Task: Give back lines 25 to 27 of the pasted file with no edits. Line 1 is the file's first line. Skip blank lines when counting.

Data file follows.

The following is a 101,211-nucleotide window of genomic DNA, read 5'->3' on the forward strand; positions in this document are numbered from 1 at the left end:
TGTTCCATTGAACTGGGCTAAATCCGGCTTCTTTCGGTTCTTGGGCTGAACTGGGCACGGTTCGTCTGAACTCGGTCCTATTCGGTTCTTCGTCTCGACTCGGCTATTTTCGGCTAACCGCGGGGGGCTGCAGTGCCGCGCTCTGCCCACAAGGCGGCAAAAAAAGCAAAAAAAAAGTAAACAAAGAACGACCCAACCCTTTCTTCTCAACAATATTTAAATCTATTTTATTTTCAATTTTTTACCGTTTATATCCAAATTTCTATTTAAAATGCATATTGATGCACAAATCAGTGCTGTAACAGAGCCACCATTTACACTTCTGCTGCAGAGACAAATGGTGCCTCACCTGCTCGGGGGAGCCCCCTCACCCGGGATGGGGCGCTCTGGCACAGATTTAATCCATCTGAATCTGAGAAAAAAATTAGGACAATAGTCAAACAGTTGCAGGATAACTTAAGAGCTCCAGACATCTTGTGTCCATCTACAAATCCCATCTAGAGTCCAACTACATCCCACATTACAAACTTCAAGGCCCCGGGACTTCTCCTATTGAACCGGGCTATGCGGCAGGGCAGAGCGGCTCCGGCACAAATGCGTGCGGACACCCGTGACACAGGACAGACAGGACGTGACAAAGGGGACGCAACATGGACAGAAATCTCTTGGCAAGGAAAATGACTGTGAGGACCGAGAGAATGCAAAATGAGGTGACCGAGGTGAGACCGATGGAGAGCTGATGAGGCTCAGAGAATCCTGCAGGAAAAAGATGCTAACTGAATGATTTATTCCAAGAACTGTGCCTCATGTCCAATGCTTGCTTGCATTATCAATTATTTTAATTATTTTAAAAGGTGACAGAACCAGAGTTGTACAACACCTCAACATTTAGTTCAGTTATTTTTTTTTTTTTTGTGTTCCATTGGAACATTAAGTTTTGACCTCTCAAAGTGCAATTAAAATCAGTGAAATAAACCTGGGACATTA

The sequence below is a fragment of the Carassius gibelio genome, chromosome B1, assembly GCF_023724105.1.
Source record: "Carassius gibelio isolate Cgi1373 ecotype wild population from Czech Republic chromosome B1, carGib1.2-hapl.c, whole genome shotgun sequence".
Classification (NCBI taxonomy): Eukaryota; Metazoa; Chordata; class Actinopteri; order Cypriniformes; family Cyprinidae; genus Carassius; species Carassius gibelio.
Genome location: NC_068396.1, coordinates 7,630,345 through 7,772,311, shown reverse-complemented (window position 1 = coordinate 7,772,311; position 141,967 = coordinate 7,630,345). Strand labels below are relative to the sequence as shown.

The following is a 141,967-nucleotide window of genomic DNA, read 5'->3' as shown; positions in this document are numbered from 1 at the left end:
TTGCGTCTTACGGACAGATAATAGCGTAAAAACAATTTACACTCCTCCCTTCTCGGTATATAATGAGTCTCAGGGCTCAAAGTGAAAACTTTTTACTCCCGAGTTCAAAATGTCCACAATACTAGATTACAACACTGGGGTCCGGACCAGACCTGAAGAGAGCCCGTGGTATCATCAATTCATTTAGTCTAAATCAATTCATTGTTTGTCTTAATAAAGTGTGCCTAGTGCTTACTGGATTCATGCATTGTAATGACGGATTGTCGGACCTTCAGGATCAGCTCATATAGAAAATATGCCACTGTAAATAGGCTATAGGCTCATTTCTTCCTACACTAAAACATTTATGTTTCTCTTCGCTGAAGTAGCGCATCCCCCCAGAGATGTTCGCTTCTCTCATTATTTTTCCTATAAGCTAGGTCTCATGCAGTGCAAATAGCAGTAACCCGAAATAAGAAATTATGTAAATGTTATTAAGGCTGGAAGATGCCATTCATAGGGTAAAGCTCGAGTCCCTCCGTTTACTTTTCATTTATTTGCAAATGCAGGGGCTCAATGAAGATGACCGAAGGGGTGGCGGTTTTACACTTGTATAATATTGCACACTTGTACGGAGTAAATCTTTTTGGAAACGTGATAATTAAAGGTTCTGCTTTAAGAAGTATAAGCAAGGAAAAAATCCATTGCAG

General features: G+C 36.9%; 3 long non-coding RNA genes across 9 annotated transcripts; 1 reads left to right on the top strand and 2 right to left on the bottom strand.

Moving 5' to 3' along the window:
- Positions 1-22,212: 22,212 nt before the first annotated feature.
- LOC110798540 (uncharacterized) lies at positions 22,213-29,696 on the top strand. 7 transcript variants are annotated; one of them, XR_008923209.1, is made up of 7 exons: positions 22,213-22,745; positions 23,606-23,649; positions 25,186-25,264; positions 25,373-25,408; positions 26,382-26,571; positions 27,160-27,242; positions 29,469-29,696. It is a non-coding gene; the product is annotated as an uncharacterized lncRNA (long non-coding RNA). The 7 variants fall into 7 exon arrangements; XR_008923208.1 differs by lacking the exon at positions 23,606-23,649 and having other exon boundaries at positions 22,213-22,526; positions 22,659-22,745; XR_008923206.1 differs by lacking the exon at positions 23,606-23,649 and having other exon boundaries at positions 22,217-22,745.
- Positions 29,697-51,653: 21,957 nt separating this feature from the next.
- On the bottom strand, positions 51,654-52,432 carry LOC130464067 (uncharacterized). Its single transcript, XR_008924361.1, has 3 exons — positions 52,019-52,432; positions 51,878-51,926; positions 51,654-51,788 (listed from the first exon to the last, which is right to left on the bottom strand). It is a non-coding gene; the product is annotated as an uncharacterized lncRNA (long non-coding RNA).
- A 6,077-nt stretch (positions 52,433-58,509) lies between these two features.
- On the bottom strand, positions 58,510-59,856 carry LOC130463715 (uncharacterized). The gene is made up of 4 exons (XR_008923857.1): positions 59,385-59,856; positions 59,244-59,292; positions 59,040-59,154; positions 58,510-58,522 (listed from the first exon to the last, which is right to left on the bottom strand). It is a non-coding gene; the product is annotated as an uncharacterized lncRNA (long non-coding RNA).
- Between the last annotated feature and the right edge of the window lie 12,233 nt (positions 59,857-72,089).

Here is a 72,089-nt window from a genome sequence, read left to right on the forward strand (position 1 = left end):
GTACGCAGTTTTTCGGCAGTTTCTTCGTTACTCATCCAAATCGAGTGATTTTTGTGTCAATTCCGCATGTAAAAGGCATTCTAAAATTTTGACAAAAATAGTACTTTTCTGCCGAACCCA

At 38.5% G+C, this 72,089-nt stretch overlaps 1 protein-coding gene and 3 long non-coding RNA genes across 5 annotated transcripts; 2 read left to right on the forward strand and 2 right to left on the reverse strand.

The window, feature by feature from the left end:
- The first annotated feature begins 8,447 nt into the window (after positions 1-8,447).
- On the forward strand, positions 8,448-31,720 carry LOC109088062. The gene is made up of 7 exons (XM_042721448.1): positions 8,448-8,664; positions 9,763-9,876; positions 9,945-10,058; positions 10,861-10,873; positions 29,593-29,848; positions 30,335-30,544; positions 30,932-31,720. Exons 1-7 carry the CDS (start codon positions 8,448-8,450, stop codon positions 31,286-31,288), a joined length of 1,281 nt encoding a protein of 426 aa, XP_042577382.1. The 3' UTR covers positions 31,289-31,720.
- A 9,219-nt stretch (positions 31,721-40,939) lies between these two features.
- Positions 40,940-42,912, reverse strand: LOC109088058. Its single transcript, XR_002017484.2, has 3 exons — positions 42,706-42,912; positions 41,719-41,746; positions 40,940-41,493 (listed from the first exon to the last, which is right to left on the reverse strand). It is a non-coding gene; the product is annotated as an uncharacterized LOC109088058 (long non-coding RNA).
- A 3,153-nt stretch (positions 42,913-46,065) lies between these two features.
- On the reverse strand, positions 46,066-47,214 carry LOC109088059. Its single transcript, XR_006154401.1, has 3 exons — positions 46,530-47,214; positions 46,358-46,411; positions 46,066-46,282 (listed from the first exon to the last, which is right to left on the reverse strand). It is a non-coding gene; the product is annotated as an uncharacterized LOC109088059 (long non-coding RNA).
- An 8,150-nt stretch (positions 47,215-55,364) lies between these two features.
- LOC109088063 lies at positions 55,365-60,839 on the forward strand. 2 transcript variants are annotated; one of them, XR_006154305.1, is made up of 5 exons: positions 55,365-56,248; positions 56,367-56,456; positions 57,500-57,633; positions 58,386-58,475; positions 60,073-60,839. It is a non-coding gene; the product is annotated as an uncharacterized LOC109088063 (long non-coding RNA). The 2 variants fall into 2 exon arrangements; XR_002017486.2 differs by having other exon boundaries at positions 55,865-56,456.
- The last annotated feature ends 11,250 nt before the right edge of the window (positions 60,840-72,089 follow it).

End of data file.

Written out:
- Positions 40,940-42,912, reverse strand: LOC109088058. Its single transcript, XR_002017484.2, has 3 exons — positions 42,706-42,912; positions 41,719-41,746; positions 40,940-41,493 (listed from the first exon to the last, which is right to left on the reverse strand). It is a non-coding gene; the product is annotated as an uncharacterized LOC109088058 (long non-coding RNA).
- A 3,153-nt stretch (positions 42,913-46,065) lies between these two features.
- On the reverse strand, positions 46,066-47,214 carry LOC109088059. Its single transcript, XR_006154401.1, has 3 exons — positions 46,530-47,214; positions 46,358-46,411; positions 46,066-46,282 (listed from the first exon to the last, which is right to left on the reverse strand). It is a non-coding gene; the product is annotated as an uncharacterized LOC109088059 (long non-coding RNA).